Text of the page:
What steps do you take to provide the best customer experience?

Vic: โ€œOur dealership is probably a little different than most. If youโ€™ve ever been to a Lexus or Cadillac dealer, the place is spotless, while the people are dressed accordingly and know everything about everything. Thatโ€™s what you get when you walk into our dealership. Thereโ€™s not one person here that canโ€™t help you with everything you need. Our place โ€“ from the parking lot to the front โ€“ is spotless.

Itโ€™s not like your typical lawnmower shop. We have a waiting room, and women come in here all the time. They have no issue coming here because we sell apparel for women.

We try to make this business as user-friendly as we can, and we get complimented on it all of the time. It really sets us apart. We give you the ultimate experience.โ€

 

How do you go about hiring the right staff that provides great customer service?

Vic: โ€œIโ€™ve tried several different things. Iโ€™ve tried advertising in the community, and that works, but itโ€™s not the answer. What I really try to do is go after the high school and the vocational school kids. We donate lawn and garden equipment to the school for them to work on and they have their own program.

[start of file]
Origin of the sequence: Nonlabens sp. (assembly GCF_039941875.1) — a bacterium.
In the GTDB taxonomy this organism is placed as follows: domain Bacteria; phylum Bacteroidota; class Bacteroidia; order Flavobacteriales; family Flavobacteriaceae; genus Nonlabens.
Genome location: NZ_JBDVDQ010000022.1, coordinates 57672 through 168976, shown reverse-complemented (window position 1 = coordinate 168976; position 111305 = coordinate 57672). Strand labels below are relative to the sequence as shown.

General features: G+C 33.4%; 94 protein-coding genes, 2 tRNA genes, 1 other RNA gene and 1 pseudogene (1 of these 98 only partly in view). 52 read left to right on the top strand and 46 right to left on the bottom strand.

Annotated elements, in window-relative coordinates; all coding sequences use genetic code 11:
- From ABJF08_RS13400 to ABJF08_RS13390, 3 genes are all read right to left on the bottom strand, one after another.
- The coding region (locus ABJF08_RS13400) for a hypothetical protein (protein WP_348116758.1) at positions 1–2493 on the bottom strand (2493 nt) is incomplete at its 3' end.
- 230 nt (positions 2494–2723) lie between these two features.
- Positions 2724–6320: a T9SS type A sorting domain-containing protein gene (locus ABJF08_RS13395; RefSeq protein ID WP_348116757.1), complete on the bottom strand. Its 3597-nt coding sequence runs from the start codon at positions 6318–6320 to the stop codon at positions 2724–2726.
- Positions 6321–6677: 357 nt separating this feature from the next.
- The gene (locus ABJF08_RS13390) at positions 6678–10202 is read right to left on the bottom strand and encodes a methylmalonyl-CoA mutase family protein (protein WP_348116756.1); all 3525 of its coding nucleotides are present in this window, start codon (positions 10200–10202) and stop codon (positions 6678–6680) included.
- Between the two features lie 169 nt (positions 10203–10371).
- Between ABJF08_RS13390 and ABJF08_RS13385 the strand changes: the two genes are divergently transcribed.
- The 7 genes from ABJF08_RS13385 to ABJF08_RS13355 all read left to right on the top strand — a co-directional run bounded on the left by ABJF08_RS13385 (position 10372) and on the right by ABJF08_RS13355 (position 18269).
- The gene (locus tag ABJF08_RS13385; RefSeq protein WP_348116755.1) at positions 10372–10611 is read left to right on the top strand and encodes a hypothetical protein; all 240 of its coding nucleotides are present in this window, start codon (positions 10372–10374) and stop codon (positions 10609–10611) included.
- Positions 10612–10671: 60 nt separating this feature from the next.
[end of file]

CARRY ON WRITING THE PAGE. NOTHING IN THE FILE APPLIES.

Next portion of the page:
We usually get a handful of individuals interested in a job at the dealership, and I usually hire one or two of them each year. We train them from the ground up. Itโ€™s much easier to get someone in here who is eager to learn and easy to train. Weโ€™ve tried veterans, but they are stuck in their ways, and it doesnโ€™t work as well.โ€

 

Do you participate in any community events throughout the year?

Vic: โ€œOur local community has food drives that we participate in. Just this last week, they had a clothing drive, so we donated to that. For the seniors in the city, we donate equipment, so they can rent from the city. We have a couple of snow plow guys on contract to go to homes to plow. Thatโ€™s another feature that sets us apart.

If youโ€™ve bought a snow blower from us and itโ€™s in for a repair, ย we have the capability to send someone to plow your driveway when a snowstorm hits. These are the things that set us apart from places like Home Depot. When you buy from us, you are getting us.โ€

 

Youโ€™ve been a long-time user of the Ideal system. How long have you had Ideal and how has it helped you the most?

Vic: โ€œIt was 1990 when Ideal came into play. I believe I was the second or third individual to use the product in my business. I was always fascinated with computer products and inventory control. When I saw the product, I thought I could really use this and move forward with my business.

What set Ideal apart was that Dennis, the original owner, was open-minded โ€“ he would listen and build things to help the business move forward. It wasnโ€™t just a canned product like QuickBooks. Even to this day, if there is something weโ€™re looking for, thereโ€™s a strong possibility someone will look into it. As far as service and reliability are concerned, we donโ€™t call unless we really need something, but when we do, the service is great.โ€

 

Inventory control is huge for an OPE dealership. What mistakes do you think dealers make when it comes to controlling inventory, and how has Ideal helped with your parts management?